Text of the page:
Explore Pulmonary Rehabilitation
Pulmonary rehabilitation (PR) can have many parts, and not all programs offer every part. PR programs may include:
Your PR team will give you a physical activity plan tailored to your needs. They'll design the plan to improve your endurance and muscle strength, so you're better able to carry out daily activities.
The plan will likely include exercises for both your arms and legs. You might use a treadmill, stationary bike, or weights to do your exercises.
If you can't handle long exercise sessions, your plan may involve several short sessions with rest breaks in between. While you exercise, your team may check your blood oxygen levels with a device that's attached to your finger.
You'll probably have to do your exercises at least three times a week to get the most benefits from them.
The data your PR team gathers when you start the PR program will show whether you're overweight or underweight. Both of these conditions can make it hard for you to breathe.
If you're overweight, fat around your waist can push up against your diaphragm (a muscle that helps you breathe). This will give your lungs less room to expand during breathing. Your team may recommend a healthy eating plan to help you lose weight.
You also can have breathing problems if you're underweight. Some people who have chronic (ongoing) lung diseases have trouble maintaining weight. If you lose too much weight, you can lose muscle mass. This can weaken the muscles used for breathing.
If you're underweight, your team may recommend a healthy eating plan to help you gain weight. They also may give you calorie and protein supplements to help you avoid weight loss and loss of muscle mass.
Part of PR involves learning about your disease or condition and how to manage it (including how to avoid situations that worsen symptoms). Your symptoms may get worse if you have a respiratory infection or breathe in lung irritants, such as cigarette smoke or air pollution.
Your PR team will teach you about the importance of vaccinations and other ways to prevent infections. If you smoke, you'll be offered a program to help you quit.
Part of PR education is making sure you know when and how to take your medicines. Your PR team will teach you how to use inhalers and nebulizers if you need them to take your medicine. They also will show you how to use oxygen if you're getting oxygen therapy.
In addition, your PR team will help you create a self-management plan. This plan will explain what you should do if your symptoms get worse or you have signs of a respiratory infection.
The self-management plan will describe what you can do on your own to relieve symptoms. It also will explain when you should contact your doctor or seek emergency care.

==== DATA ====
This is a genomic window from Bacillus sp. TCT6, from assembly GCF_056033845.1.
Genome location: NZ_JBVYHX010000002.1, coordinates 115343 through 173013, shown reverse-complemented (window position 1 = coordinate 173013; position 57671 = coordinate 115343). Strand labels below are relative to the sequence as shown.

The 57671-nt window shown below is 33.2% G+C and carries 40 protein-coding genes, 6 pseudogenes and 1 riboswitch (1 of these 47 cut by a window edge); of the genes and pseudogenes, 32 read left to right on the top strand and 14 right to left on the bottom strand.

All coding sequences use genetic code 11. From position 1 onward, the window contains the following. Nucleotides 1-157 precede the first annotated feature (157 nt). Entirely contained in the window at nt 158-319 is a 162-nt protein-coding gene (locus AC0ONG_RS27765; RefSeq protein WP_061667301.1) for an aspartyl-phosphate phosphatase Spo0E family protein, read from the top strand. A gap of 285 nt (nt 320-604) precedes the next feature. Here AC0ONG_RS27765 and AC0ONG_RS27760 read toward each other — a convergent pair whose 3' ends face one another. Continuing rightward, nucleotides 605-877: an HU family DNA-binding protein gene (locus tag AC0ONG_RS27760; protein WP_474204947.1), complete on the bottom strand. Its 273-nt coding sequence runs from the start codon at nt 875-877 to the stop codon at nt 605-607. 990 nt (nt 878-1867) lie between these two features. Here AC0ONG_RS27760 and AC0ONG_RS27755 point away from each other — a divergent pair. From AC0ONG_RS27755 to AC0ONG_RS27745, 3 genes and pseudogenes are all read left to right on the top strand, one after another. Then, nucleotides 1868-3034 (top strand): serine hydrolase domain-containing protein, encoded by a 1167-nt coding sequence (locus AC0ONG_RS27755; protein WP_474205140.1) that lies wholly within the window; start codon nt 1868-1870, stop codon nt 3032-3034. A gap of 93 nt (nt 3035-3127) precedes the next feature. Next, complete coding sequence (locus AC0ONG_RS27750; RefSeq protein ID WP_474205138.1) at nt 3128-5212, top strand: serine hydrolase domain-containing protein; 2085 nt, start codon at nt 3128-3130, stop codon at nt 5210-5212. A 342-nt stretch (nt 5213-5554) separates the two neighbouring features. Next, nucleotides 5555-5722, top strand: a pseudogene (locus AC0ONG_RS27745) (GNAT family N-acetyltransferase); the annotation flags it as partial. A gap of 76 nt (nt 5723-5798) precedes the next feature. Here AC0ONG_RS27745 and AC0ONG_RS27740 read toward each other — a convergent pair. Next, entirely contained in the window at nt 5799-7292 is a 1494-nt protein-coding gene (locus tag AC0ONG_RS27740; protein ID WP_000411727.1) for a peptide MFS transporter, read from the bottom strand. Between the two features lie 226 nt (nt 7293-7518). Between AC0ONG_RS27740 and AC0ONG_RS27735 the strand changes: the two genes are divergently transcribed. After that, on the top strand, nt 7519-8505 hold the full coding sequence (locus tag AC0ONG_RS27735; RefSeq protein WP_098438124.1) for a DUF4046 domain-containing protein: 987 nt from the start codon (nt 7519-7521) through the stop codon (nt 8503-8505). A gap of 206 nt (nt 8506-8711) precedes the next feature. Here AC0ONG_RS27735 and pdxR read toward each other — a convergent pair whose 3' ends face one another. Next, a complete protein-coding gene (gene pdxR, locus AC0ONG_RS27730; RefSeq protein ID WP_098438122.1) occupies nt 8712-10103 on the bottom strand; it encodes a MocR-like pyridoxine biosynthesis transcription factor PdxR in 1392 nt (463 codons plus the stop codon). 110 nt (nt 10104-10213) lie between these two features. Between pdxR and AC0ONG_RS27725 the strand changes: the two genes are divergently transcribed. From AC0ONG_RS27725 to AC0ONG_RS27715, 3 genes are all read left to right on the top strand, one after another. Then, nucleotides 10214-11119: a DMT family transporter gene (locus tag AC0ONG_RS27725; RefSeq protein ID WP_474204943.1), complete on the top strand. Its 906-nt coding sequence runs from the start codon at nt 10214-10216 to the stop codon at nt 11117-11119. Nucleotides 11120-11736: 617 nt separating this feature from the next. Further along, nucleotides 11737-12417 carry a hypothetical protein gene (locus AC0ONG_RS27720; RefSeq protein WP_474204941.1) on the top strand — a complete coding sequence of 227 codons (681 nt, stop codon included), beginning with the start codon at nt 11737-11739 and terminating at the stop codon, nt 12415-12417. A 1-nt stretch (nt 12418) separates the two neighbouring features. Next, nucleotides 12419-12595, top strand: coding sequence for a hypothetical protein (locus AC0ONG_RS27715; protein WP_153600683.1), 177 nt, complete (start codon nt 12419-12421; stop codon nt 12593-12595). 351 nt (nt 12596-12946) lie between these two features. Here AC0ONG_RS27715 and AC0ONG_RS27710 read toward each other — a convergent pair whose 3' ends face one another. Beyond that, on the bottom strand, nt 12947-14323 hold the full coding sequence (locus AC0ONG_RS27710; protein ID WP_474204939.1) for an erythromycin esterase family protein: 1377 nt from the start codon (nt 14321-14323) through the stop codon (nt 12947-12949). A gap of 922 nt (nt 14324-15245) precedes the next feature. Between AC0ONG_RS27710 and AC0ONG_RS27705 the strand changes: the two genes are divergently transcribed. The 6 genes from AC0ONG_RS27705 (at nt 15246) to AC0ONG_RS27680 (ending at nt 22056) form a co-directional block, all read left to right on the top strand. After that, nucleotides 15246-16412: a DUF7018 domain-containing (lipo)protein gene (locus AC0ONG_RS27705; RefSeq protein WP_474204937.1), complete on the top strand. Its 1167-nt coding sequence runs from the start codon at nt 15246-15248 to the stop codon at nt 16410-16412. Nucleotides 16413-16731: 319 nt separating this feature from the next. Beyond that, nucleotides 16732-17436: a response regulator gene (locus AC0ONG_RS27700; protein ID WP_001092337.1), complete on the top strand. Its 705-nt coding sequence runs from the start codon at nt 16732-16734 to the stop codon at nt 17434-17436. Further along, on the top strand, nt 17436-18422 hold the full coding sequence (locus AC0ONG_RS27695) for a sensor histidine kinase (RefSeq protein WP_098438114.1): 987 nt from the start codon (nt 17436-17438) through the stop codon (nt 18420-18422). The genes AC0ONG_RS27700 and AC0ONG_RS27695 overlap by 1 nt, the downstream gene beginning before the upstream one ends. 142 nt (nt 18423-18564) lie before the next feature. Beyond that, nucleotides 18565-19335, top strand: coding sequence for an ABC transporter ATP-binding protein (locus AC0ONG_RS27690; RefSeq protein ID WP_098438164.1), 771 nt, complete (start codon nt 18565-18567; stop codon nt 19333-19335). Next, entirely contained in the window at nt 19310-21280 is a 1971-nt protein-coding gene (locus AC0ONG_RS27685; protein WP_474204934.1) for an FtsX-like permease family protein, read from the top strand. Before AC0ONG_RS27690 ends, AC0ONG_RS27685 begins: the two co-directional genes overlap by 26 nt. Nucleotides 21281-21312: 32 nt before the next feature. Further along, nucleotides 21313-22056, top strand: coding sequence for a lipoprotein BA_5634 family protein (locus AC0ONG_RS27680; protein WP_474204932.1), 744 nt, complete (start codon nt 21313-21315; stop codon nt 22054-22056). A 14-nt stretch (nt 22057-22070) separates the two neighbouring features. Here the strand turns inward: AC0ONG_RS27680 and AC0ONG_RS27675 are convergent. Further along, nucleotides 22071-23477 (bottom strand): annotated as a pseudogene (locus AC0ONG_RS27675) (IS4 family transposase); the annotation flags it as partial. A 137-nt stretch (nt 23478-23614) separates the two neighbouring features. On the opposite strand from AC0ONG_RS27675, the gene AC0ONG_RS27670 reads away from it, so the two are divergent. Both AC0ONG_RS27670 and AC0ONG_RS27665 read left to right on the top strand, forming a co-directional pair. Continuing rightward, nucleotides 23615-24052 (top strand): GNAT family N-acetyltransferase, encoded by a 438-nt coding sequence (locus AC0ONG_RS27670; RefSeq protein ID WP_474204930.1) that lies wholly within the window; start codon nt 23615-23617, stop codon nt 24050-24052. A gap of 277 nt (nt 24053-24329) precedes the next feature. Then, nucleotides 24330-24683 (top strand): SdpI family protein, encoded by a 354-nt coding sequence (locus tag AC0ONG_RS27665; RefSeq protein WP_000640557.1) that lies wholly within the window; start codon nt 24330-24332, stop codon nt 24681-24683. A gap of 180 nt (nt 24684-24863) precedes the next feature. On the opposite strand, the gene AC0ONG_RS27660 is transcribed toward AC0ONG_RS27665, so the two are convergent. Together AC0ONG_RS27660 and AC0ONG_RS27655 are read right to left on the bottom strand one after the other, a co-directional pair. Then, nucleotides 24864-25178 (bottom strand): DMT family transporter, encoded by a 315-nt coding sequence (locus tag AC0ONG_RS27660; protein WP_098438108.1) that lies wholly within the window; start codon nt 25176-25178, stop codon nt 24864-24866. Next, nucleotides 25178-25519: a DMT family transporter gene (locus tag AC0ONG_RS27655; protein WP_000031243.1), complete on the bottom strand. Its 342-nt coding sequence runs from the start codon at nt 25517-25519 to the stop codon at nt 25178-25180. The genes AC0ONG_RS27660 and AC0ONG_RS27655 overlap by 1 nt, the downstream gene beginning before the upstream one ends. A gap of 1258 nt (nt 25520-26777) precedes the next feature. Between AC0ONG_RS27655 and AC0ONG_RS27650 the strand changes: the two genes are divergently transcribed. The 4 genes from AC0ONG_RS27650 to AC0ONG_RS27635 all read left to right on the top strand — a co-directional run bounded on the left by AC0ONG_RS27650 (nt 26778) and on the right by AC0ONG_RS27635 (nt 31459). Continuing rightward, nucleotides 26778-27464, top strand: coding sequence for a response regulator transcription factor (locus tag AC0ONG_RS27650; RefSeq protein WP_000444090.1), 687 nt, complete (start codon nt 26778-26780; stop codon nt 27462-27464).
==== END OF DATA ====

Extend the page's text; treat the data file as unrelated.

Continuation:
Most PR programs last a few months. To fully benefit from your program, you'll be taught how to use the exercises, breathing strategies, and other lifestyle changes you learn in PR at home. This also will be part of your self-management plan.
One way to help prevent symptoms like shortness of breath is to find easier ways to do daily tasks. PR programs often give you tips on how you can conserve your energy and breathe easier.
These tips include ways to avoid reaching, lifting, and bending. Such movements use energy and tighten your abdominal muscles, making it harder for you to breathe.
Stress also can use up energy and make you short of breath. Many PR programs teach relaxation skills and ways to avoid or relieve stress.
While in PR, you'll learn strategies that can improve your breathing. For example, you may learn how to take longer, deeper, less frequent breaths. One example of this type of exercise is pursed-lip breathing.
Pursed-lip breathing decreases how often you take breaths and keeps your airways open longer. This allows more air to flow in and out of your lungs so you can be more physically active.
To do pursed-lip breathing, you breathe in through your nostrils. Then you slowly breathe out through slightly pursed lips, as if you're blowing out a candle. You exhale two to three times longer than you inhale. Some people find it helpful to count to two while inhaling and to four or six while exhaling.
Other breathing strategies involve positioning your body so your lungs can expand the most when you breathe in. You also may learn how to use your abdominal muscles to more effectively breathe out.
If you have cystic fibrosis or another condition that's causing a buildup of mucus in your airways, you'll be taught how to loosen and expel the mucus. For example, you may learn techniques such as chest physical therapy (CPT) and more effective breathing.
CPT also is called chest clapping or percussion. It involves having someone pound your chest and back over and over with his or her hands cupped. This loosens the mucus from your lungs so that you can cough it up. You also can use a device to pound your chest and back and loosen mucus.
People who have chronic lung diseases are more prone to depression, anxiety, and other emotional problems. Thus, many PR programs offer counseling or support groups. If your program doesn't, your PR team can refer you to such services.
Clinical trials are research studies that explore whether a medical strategy, treatment, or device is safe and effective for humans. To find clinical trials that are currently underway for Pulmonary Rehabilitation, visit www.clinicaltrials.gov.
September 2, 2014
Gary H. Gibbons
Researcher Brings Medicine One Step Closer to Widely Available Cure for Sickle Cell Disease
The NHLBI updates Health Topics articles on a biennial cycle based on a thorough review of research findings and new literature. The articles also are updated as needed if important new research is published. The date on each Health Topics article reflects when the content was originally posted or last revised.